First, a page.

Telling the difference between the normal emotions many women experience after having a baby and symptoms that indicate the start of a postpartum psychosis (PP) episode is difficult.
We asked 127 women who suffered a PP episode to describe the symptoms they had before the full-blown onset of their PP. Symptoms are arranged in the table below in order of the frequency with which they were reported.
Many of the symptoms described are common in postnatal women and do not necessarily mean that a PP is beginning. If you are at high risk of PP, look out for these symptoms, and any other symptoms you have identified as an early sign of illness for you. Tell your partner and health professional if you experience any of them and ask them to help you monitor what is normal and unusual for you.
Getting treatment for PP episodes early, means the illness will not have the chance to become as severe and you will recover more quickly.
It’s worth noting that symptoms of ‘high mood’ can be harder to identify than low mood or confusion. Most women in this study believed, at the time, that they were coping ‘ultra well’ with childbirth and a new baby – but in retrospect knew that these symptoms were unusual for them and believed they were early signs of the illness.
|Excited, elated, high, ‘over the moon’ giggly||66 (52)|
|Active, energetic, overactive||47 (37)|
|Chatty, sociable, talking more, always on the phone||45 (35)|
|Busy mind, racing thoughts, lots of ideas||40 (31)|
|Muddled thinking, mixed up, confused, not with it, disorientated||37 (29)|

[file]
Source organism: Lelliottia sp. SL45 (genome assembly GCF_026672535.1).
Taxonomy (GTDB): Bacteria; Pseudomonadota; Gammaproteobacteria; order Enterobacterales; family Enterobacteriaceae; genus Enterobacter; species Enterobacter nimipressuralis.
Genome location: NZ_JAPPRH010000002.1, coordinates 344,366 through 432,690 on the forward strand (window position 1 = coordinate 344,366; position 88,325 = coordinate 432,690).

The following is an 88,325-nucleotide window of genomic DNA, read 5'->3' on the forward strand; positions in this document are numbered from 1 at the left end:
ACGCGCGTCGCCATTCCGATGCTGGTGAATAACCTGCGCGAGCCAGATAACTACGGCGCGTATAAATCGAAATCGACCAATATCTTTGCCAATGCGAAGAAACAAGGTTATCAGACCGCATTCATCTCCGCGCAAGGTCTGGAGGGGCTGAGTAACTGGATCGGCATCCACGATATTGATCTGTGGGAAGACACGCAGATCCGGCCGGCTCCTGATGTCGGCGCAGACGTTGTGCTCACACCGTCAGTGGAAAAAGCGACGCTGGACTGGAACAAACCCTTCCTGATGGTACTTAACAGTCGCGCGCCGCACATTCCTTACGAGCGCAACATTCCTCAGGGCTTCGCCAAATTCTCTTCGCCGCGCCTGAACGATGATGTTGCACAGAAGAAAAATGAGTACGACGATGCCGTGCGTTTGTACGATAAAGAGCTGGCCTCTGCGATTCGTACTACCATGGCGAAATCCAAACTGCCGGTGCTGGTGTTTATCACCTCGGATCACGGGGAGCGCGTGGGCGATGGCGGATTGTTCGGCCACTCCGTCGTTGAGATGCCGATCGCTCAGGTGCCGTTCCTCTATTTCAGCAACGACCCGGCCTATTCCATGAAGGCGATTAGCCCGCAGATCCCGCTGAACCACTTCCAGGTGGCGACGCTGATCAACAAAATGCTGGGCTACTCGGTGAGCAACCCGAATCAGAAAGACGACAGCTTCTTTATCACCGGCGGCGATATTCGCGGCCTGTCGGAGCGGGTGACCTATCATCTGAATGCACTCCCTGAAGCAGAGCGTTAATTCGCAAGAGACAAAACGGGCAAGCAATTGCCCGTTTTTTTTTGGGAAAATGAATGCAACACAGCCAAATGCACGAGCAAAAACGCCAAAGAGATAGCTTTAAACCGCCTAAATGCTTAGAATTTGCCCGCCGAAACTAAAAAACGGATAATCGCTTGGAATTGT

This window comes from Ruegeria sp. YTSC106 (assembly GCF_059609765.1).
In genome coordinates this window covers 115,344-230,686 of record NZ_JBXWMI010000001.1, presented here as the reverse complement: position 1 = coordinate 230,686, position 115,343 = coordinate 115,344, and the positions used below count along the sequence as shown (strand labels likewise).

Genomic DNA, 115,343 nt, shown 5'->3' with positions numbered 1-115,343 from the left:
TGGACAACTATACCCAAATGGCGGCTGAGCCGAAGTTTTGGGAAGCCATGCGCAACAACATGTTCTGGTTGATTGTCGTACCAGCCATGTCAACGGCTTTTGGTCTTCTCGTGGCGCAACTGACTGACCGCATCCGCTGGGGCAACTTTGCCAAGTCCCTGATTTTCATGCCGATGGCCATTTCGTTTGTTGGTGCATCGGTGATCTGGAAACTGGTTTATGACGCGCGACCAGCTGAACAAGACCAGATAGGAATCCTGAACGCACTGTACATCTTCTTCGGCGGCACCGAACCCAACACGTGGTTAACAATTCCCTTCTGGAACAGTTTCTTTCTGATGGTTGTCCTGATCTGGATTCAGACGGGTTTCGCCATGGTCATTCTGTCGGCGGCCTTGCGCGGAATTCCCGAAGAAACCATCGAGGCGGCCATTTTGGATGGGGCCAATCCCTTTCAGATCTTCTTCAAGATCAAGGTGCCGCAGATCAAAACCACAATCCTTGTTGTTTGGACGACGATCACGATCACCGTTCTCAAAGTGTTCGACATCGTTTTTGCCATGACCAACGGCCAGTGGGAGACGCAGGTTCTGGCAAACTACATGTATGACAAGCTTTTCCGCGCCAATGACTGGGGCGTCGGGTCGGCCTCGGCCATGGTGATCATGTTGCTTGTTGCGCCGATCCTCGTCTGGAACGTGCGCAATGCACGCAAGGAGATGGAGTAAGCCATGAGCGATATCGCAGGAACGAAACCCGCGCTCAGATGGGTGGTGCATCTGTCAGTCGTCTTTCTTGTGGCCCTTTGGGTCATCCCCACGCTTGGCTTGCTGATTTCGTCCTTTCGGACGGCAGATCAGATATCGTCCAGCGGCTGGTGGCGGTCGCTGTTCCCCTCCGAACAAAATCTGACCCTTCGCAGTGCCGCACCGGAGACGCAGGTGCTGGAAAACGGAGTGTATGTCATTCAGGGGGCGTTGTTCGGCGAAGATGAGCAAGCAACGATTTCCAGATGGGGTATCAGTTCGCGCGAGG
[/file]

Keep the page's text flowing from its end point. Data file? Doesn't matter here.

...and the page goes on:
|No need for sleep||32 (25)|
|Not able to sleep||29 (23)|
|Irritable, people getting on nerves, arguing, angry, impatient||29 (23)|
|In a dream world, unreal, detached from world||21 (17)|
|Efficient, organising, lots of housework, making lists, lots of jobs||20 (16)|
|Distractible, getting nothing finished||19 (15)|
|Fearful, ‘paranoid’||16 (13)|
|Disinhibited, saying/doing things would not normally say/do||14 (11)|
|Looking after baby easy, ‘super-mum’, capable, self-confident||13 (10)|
|Tearful, sad||13 (10)|
|Things beautiful, heightened perception, things more interesting||12 (9)|
|Alert, clear minded||12 (9)|
|Creative, writing more||10 (8)|
|Up and down, crying and laughing||9 (7)|
|Low mood, depressed||8 (6)|
|Tired, no energy||8 (6)|
|Agitated, stressed, tense||7 (6)|
|Overemotional, oversentimental||7 (6)|
|Increased libido||6 (5)|
|Excessive worries||6 (5)|
|Tearful but not sad||6 (5)|
|Spending more money||5 (4)|
|Not coping||5 (4)|
|Feeling more spiritual||4 (3)|
|Experiencing nightmares, vivid dreams||4 (3)|
|Disconnected from baby, baby does not feel like its mine||4 (3)|
Heron J, McGuiness M, Blackmore Robertson E, Craddock N, Jones I. Early postpartum symptoms in puerperal psychosis. British Journal of Obstetrics and Gynaecology. 2008, Feb, 115 (3): 348-353.